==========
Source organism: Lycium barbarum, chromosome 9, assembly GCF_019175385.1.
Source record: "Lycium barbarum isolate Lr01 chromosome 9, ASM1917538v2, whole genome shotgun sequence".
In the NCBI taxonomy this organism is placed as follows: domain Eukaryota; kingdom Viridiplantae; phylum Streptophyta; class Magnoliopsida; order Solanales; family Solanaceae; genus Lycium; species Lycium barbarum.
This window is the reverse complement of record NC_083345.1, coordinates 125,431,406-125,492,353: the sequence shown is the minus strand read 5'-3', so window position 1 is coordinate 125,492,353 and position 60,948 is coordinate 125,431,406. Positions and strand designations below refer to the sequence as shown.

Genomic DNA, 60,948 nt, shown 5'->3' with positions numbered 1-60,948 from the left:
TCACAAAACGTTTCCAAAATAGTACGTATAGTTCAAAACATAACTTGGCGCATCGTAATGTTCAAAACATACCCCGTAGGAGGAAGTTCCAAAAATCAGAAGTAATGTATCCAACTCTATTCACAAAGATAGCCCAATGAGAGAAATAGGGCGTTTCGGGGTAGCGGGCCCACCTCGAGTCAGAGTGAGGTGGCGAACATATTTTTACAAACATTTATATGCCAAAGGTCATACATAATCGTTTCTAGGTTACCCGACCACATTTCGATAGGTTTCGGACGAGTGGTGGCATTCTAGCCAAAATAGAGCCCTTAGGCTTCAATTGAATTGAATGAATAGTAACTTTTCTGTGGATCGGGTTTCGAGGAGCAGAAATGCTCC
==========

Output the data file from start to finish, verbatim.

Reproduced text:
Source organism: Lycium barbarum, chromosome 9, assembly GCF_019175385.1.
Source record: "Lycium barbarum isolate Lr01 chromosome 9, ASM1917538v2, whole genome shotgun sequence".
In the NCBI taxonomy this organism is placed as follows: domain Eukaryota; kingdom Viridiplantae; phylum Streptophyta; class Magnoliopsida; order Solanales; family Solanaceae; genus Lycium; species Lycium barbarum.
This window is the reverse complement of record NC_083345.1, coordinates 125,431,406-125,492,353: the sequence shown is the minus strand read 5'-3', so window position 1 is coordinate 125,492,353 and position 60,948 is coordinate 125,431,406. Positions and strand designations below refer to the sequence as shown.

Genomic DNA, 60,948 nt, shown 5'->3' with positions numbered 1-60,948 from the left:
TCACAAAACGTTTCCAAAATAGTACGTATAGTTCAAAACATAACTTGGCGCATCGTAATGTTCAAAACATACCCCGTAGGAGGAAGTTCCAAAAATCAGAAGTAATGTATCCAACTCTATTCACAAAGATAGCCCAATGAGAGAAATAGGGCGTTTCGGGGTAGCGGGCCCACCTCGAGTCAGAGTGAGGTGGCGAACATATTTTTACAAACATTTATATGCCAAAGGTCATACATAATCGTTTCTAGGTTACCCGACCACATTTCGATAGGTTTCGGACGAGTGGTGGCATTCTAGCCAAAATAGAGCCCTTAGGCTTCAATTGAATTGAATGAATAGTAACTTTTCTGTGGATCGGGTTTCGAGGAGCAGAAATGCTCC